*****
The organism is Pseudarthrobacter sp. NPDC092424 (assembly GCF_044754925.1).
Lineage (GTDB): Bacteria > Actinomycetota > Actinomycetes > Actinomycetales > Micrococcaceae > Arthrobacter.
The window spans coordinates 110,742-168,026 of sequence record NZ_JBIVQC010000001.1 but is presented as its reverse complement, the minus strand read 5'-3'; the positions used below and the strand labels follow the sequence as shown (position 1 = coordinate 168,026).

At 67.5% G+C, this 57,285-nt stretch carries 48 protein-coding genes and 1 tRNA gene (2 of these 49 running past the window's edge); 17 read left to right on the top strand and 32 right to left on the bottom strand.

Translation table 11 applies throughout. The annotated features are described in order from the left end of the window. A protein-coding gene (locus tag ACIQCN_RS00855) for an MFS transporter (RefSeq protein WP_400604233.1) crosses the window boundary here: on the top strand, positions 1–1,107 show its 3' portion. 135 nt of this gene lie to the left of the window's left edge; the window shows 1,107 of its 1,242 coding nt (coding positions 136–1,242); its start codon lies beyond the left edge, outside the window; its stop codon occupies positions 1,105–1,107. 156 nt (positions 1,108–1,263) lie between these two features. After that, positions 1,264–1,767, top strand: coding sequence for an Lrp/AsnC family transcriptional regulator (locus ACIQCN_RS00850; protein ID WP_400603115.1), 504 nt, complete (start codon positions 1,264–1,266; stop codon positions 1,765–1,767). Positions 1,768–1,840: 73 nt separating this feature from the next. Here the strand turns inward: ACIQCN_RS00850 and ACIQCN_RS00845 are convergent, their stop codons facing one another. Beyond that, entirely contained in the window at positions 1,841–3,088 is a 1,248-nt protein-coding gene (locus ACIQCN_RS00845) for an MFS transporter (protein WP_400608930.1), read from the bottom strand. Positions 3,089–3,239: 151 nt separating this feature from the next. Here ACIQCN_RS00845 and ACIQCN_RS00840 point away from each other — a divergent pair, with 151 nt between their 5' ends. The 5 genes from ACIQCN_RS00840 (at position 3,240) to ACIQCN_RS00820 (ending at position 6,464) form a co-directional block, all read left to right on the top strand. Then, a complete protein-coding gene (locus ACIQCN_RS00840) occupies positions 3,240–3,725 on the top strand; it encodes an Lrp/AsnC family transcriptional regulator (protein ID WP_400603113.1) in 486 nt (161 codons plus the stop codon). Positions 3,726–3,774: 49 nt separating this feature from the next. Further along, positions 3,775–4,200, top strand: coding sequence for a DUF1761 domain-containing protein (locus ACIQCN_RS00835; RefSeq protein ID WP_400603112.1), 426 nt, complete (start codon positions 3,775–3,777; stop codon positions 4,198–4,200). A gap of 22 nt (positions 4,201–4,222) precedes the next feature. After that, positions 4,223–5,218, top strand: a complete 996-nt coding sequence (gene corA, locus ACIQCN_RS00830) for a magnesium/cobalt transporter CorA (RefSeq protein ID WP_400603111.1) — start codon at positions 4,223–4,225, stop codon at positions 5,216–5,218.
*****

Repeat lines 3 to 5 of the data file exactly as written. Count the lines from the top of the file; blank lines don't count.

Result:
The window spans coordinates 110,742-168,026 of sequence record NZ_JBIVQC010000001.1 but is presented as its reverse complement, the minus strand read 5'-3'; the positions used below and the strand labels follow the sequence as shown (position 1 = coordinate 168,026).

At 67.5% G+C, this 57,285-nt stretch carries 48 protein-coding genes and 1 tRNA gene (2 of these 49 running past the window's edge); 17 read left to right on the top strand and 32 right to left on the bottom strand.

Translation table 11 applies throughout. The annotated features are described in order from the left end of the window. A protein-coding gene (locus tag ACIQCN_RS00855) for an MFS transporter (RefSeq protein WP_400604233.1) crosses the window boundary here: on the top strand, positions 1–1,107 show its 3' portion. 135 nt of this gene lie to the left of the window's left edge; the window shows 1,107 of its 1,242 coding nt (coding positions 136–1,242); its start codon lies beyond the left edge, outside the window; its stop codon occupies positions 1,105–1,107. 156 nt (positions 1,108–1,263) lie between these two features. After that, positions 1,264–1,767, top strand: coding sequence for an Lrp/AsnC family transcriptional regulator (locus ACIQCN_RS00850; protein ID WP_400603115.1), 504 nt, complete (start codon positions 1,264–1,266; stop codon positions 1,765–1,767). Positions 1,768–1,840: 73 nt separating this feature from the next. Here the strand turns inward: ACIQCN_RS00850 and ACIQCN_RS00845 are convergent, their stop codons facing one another. Beyond that, entirely contained in the window at positions 1,841–3,088 is a 1,248-nt protein-coding gene (locus ACIQCN_RS00845) for an MFS transporter (protein WP_400608930.1), read from the bottom strand. Positions 3,089–3,239: 151 nt separating this feature from the next. Here ACIQCN_RS00845 and ACIQCN_RS00840 point away from each other — a divergent pair, with 151 nt between their 5' ends. The 5 genes from ACIQCN_RS00840 (at position 3,240) to ACIQCN_RS00820 (ending at position 6,464) form a co-directional block, all read left to right on the top strand. Then, a complete protein-coding gene (locus ACIQCN_RS00840) occupies positions 3,240–3,725 on the top strand; it encodes an Lrp/AsnC family transcriptional regulator (protein ID WP_400603113.1) in 486 nt (161 codons plus the stop codon). Positions 3,726–3,774: 49 nt separating this feature from the next. Further along, positions 3,775–4,200, top strand: coding sequence for a DUF1761 domain-containing protein (locus ACIQCN_RS00835; RefSeq protein ID WP_400603112.1), 426 nt, complete (start codon positions 3,775–3,777; stop codon positions 4,198–4,200). A gap of 22 nt (positions 4,201–4,222) precedes the next feature. After that, positions 4,223–5,218, top strand: a complete 996-nt coding sequence (gene corA, locus ACIQCN_RS00830) for a magnesium/cobalt transporter CorA (RefSeq protein ID WP_400603111.1) — start codon at positions 4,223–4,225, stop codon at positions 5,216–5,218.